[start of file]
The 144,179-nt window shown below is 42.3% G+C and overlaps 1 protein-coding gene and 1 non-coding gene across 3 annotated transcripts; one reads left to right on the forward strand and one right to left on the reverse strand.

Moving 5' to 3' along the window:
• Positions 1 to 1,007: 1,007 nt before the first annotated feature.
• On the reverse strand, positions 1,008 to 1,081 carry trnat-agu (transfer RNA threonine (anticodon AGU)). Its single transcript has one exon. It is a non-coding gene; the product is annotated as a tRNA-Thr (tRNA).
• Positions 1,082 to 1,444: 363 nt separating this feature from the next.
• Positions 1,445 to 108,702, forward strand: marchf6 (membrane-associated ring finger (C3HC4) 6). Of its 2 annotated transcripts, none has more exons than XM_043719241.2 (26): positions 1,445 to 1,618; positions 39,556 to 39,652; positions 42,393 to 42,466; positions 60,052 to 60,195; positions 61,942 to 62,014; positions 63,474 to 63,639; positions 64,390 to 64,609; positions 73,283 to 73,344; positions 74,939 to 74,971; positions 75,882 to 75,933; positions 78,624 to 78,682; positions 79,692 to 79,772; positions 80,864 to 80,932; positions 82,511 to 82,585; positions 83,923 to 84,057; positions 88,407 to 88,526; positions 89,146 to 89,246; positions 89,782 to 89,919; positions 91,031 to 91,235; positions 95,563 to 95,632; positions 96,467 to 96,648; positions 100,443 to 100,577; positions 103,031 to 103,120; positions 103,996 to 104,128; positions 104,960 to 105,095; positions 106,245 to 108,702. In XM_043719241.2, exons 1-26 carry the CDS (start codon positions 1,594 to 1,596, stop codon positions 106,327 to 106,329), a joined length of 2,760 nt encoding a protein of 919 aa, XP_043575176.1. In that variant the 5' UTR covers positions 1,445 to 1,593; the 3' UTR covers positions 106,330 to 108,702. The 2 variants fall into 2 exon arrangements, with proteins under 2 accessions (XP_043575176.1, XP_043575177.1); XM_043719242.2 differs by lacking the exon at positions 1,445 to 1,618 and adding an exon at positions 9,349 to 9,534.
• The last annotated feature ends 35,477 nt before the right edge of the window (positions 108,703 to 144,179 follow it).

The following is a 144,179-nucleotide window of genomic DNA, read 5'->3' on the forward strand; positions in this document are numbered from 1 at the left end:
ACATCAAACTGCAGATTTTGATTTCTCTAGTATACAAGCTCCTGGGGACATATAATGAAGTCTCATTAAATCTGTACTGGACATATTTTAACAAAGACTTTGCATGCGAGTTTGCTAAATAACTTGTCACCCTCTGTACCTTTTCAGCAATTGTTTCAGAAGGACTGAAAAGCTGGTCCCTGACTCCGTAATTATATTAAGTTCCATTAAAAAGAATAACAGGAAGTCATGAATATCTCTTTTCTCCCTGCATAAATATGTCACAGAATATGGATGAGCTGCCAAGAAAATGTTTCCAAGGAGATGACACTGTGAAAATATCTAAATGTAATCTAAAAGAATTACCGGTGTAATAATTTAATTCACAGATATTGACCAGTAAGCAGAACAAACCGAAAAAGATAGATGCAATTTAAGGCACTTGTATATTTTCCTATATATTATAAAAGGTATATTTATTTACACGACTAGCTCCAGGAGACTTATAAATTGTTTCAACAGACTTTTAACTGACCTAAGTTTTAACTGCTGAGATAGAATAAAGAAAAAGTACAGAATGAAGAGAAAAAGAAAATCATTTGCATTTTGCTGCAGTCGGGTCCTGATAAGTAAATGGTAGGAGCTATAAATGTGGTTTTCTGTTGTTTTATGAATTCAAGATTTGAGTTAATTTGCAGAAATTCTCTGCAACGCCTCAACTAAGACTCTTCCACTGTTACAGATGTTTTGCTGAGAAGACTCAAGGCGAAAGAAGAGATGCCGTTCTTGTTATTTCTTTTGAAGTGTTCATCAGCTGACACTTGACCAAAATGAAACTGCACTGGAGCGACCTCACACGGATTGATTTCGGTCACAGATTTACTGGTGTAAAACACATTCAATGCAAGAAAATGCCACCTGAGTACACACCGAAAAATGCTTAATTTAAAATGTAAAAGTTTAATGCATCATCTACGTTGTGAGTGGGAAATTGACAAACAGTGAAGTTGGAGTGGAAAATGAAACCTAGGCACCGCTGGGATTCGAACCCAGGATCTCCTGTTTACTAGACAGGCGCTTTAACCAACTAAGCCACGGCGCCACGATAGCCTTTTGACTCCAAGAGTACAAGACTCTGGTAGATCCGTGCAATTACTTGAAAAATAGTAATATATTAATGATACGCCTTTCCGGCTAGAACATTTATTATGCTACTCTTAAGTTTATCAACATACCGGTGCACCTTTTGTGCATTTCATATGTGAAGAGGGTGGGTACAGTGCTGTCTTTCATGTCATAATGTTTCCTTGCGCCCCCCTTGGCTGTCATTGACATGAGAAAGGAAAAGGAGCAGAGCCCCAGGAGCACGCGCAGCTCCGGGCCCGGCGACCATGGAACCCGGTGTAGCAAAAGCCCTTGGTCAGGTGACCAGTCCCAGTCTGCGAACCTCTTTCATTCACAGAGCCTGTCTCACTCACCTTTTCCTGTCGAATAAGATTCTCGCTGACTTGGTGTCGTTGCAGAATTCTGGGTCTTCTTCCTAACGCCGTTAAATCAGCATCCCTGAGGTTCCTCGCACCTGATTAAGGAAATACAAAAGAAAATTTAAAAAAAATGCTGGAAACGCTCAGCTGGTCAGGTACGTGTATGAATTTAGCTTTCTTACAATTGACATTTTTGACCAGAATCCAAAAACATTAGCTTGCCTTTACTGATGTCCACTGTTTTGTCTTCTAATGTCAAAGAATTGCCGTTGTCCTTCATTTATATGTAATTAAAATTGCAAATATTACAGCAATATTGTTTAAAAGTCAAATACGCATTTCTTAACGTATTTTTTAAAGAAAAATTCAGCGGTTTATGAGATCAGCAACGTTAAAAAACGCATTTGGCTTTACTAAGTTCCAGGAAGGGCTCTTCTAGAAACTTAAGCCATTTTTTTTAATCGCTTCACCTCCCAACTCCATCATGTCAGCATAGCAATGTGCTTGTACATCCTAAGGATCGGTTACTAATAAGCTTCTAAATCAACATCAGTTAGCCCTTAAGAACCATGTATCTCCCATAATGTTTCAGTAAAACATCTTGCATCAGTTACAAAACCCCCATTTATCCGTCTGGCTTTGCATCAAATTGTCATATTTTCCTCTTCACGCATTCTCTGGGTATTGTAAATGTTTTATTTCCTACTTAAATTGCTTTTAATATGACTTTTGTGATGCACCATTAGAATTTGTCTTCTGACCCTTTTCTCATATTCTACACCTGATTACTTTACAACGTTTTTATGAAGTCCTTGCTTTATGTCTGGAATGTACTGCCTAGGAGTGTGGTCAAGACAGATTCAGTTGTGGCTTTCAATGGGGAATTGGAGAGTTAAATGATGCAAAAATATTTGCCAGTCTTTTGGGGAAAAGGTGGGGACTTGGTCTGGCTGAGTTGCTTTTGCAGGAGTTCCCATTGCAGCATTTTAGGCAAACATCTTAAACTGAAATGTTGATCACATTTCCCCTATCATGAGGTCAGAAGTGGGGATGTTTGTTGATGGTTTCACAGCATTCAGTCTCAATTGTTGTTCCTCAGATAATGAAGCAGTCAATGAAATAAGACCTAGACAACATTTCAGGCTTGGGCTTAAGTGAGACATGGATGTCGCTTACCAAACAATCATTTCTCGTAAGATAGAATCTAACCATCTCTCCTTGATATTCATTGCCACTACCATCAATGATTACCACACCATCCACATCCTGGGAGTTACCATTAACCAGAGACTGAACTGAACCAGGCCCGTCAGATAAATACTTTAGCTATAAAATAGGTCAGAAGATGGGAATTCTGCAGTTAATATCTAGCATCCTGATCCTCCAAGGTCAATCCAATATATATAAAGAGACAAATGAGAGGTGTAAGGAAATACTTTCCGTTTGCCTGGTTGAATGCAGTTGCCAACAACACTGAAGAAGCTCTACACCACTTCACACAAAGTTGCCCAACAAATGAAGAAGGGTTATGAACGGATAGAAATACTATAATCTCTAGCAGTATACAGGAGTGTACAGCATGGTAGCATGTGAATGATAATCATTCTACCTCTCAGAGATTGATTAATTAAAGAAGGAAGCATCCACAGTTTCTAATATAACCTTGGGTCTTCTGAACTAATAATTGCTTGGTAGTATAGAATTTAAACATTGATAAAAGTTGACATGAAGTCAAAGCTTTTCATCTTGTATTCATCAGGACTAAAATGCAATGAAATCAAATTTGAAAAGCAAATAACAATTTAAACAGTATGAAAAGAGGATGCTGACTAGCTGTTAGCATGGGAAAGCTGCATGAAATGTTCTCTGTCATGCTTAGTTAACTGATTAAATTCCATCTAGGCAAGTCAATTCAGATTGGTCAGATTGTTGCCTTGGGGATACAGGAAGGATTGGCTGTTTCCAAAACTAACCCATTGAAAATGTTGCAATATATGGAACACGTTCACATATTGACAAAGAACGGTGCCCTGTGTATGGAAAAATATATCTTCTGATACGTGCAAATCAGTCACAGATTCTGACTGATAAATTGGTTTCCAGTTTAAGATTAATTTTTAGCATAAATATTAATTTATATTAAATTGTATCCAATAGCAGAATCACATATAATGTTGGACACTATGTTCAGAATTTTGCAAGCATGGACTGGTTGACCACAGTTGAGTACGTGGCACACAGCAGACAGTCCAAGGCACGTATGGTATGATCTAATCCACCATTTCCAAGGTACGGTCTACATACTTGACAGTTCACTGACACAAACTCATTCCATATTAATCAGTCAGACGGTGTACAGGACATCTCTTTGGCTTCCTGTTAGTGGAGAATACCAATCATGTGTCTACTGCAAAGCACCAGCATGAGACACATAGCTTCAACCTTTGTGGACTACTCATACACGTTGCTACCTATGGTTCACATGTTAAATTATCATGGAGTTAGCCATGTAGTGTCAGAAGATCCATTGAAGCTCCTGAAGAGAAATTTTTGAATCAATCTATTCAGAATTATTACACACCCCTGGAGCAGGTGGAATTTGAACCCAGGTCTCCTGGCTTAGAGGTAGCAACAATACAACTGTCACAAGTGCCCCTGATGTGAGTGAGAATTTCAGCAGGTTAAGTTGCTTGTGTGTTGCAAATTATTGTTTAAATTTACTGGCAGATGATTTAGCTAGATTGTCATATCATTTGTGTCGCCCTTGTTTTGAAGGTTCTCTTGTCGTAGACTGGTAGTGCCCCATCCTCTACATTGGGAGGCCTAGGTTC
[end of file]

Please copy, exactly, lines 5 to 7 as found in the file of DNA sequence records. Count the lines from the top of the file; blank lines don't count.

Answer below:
• Positions 1,082 to 1,444: 363 nt separating this feature from the next.
• Positions 1,445 to 108,702, forward strand: marchf6 (membrane-associated ring finger (C3HC4) 6). Of its 2 annotated transcripts, none has more exons than XM_043719241.2 (26): positions 1,445 to 1,618; positions 39,556 to 39,652; positions 42,393 to 42,466; positions 60,052 to 60,195; positions 61,942 to 62,014; positions 63,474 to 63,639; positions 64,390 to 64,609; positions 73,283 to 73,344; positions 74,939 to 74,971; positions 75,882 to 75,933; positions 78,624 to 78,682; positions 79,692 to 79,772; positions 80,864 to 80,932; positions 82,511 to 82,585; positions 83,923 to 84,057; positions 88,407 to 88,526; positions 89,146 to 89,246; positions 89,782 to 89,919; positions 91,031 to 91,235; positions 95,563 to 95,632; positions 96,467 to 96,648; positions 100,443 to 100,577; positions 103,031 to 103,120; positions 103,996 to 104,128; positions 104,960 to 105,095; positions 106,245 to 108,702. In XM_043719241.2, exons 1-26 carry the CDS (start codon positions 1,594 to 1,596, stop codon positions 106,327 to 106,329), a joined length of 2,760 nt encoding a protein of 919 aa, XP_043575176.1. In that variant the 5' UTR covers positions 1,445 to 1,593; the 3' UTR covers positions 106,330 to 108,702. The 2 variants fall into 2 exon arrangements, with proteins under 2 accessions (XP_043575176.1, XP_043575177.1); XM_043719242.2 differs by lacking the exon at positions 1,445 to 1,618 and adding an exon at positions 9,349 to 9,534.
• The last annotated feature ends 35,477 nt before the right edge of the window (positions 108,703 to 144,179 follow it).